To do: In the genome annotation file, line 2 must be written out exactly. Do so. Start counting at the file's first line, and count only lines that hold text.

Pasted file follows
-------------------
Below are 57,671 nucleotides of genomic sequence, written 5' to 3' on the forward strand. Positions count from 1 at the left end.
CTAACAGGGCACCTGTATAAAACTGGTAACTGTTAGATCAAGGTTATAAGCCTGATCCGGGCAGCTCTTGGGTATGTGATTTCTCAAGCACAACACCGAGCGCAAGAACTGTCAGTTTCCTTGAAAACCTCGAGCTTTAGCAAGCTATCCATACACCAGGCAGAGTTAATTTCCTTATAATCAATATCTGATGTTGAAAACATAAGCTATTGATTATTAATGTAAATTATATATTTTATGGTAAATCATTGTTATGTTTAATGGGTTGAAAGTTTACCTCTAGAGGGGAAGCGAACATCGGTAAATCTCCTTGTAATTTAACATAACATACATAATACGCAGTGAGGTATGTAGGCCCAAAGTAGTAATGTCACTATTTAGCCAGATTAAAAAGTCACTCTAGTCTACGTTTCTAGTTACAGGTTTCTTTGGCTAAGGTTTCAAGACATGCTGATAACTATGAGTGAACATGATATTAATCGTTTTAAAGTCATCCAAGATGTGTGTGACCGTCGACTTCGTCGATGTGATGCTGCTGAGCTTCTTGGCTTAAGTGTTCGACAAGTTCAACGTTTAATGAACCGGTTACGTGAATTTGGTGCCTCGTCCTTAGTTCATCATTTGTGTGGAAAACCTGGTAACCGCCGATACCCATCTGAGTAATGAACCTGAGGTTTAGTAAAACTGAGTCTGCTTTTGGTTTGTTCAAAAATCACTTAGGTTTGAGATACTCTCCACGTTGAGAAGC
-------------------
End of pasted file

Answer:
CTAACAGGGCACCTGTATAAAACTGGTAACTGTTAGATCAAGGTTATAAGCCTGATCCGGGCAGCTCTTGGGTATGTGATTTCTCAAGCACAACACCGAGCGCAAGAACTGTCAGTTTCCTTGAAAACCTCGAGCTTTAGCAAGCTATCCATACACCAGGCAGAGTTAATTTCCTTATAATCAATATCTGATGTTGAAAACATAAGCTATTGATTATTAATGTAAATTATATATTTTATGGTAAATCATTGTTATGTTTAATGGGTTGAAAGTTTACCTCTAGAGGGGAAGCGAACATCGGTAAATCTCCTTGTAATTTAACATAACATACATAATACGCAGTGAGGTATGTAGGCCCAAAGTAGTAATGTCACTATTTAGCCAGATTAAAAAGTCACTCTAGTCTACGTTTCTAGTTACAGGTTTCTTTGGCTAAGGTTTCAAGACATGCTGATAACTATGAGTGAACATGATATTAATCGTTTTAAAGTCATCCAAGATGTGTGTGACCGTCGACTTCGTCGATGTGATGCTGCTGAGCTTCTTGGCTTAAGTGTTCGACAAGTTCAACGTTTAATGAACCGGTTACGTGAATTTGGTGCCTCGTCCTTAGTTCATCATTTGTGTGGAAAACCTGGTAACCGCCGATACCCATCTGAGTAATGAACCTGAGGTTTAGTAAAACTGAGTCTGCTTTTGGTTTGTTCAAAAATCACTTAGGTTTGAGATACTCTCCACGTTGAGAAGC